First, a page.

The Way to Rainy Mountain | Study Guide

N. Scott Momaday

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Course Hero. "The Way to Rainy Mountain Study Guide." Course Hero. 22 Mar. 2018. Web. 23 Sep. 2018. <https://www.coursehero.com/lit/The-Way-to-Rainy-Mountain/>.

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Course Hero. (2018, March 22). The Way to Rainy Mountain Study Guide. In Course Hero. Retrieved September 23, 2018, from https://www.coursehero.com/lit/The-Way-to-Rainy-Mountain/

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Course Hero. "The Way to Rainy Mountain Study Guide." March 22, 2018. Accessed September 23, 2018. https://www.coursehero.com/lit/The-Way-to-Rainy-Mountain/.

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Course Hero, "The Way to Rainy Mountain Study Guide," March 22, 2018, accessed September 23, 2018, https://www.coursehero.com/lit/The-Way-to-Rainy-Mountain/.

The Way to Rainy Mountain | Chapter 8 : The Setting Out | Summary

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Summary

The first paragraph tells us the children of the sun each had a ring now, and they played with them. They followed their rings over a hill and ended up in a cave where a giant lived. The giant "killed a lot of people in the past by building fires and filling the cave with smoke." However, the children escaped because they remembered the word thain-mom (above my eyes), which the grandmother spider had taught them. The historical paragraph notes that to the Kiowa, words have "power," and "the word is sacred." It notes further the Kiowas "would not speak the name of a dead man." The personal paragraph relates that Momaday's grandmother, Aho, used the word zei-dl-bei (frightful) when she "saw or heard or thought something bad." He thinks it was "a warding off, an exertion of language upon ignorance and disorder."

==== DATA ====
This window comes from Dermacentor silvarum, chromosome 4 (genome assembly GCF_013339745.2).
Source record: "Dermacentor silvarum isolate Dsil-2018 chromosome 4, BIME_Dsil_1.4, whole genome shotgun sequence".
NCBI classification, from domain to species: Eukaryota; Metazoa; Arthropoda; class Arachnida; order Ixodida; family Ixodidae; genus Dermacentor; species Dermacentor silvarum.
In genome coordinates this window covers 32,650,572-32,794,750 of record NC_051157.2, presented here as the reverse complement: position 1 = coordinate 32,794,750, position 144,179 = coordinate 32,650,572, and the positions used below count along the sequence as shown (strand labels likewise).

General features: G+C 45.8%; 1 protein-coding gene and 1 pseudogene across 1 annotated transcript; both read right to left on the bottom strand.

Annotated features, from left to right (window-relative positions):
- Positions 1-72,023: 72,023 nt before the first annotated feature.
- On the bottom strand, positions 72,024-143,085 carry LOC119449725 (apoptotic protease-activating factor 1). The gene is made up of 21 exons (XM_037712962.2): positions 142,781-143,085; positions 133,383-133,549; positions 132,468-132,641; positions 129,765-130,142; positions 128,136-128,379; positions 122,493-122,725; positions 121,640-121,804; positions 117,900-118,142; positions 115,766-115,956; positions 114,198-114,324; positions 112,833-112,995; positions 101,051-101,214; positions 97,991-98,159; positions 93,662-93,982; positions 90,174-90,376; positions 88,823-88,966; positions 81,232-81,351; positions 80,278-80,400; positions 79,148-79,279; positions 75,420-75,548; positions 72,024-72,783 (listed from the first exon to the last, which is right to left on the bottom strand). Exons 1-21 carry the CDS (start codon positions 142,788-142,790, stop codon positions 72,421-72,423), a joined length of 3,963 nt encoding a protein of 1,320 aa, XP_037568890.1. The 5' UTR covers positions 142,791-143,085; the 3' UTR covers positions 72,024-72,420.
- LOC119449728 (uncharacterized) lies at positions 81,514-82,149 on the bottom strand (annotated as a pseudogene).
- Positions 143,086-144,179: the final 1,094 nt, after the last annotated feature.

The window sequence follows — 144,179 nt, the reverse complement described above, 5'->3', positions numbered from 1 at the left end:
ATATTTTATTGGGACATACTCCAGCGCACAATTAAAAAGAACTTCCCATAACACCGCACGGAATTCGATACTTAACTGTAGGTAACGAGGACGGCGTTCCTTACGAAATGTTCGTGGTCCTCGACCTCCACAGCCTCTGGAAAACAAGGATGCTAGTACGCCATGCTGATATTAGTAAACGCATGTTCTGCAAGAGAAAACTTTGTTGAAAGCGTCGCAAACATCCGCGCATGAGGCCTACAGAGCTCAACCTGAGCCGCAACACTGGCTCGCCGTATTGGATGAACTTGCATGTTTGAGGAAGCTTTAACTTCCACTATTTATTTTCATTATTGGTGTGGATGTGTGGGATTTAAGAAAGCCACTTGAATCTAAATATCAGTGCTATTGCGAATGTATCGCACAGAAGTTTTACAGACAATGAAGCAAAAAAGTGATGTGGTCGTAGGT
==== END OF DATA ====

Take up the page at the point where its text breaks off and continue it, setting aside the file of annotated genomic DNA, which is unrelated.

Analysis

In direct contrast to the last segment, this one has a wholeness to it that pulls together a number of textual elements. The author references his dead grandmother (Aho), calls her by name immediately after giving the information that historically Kiowas did not call dead people by name. He also references the power of words and the story of the twins using words as power. Explicitly, the words are used to protect the twins from the smoke that could kill them. The words provide clarity, safety, and ultimately freedom. This is paired perfectly with a recollection of Aho using words of her own as a "warding off" of bad things—much as the children in the legend had done.

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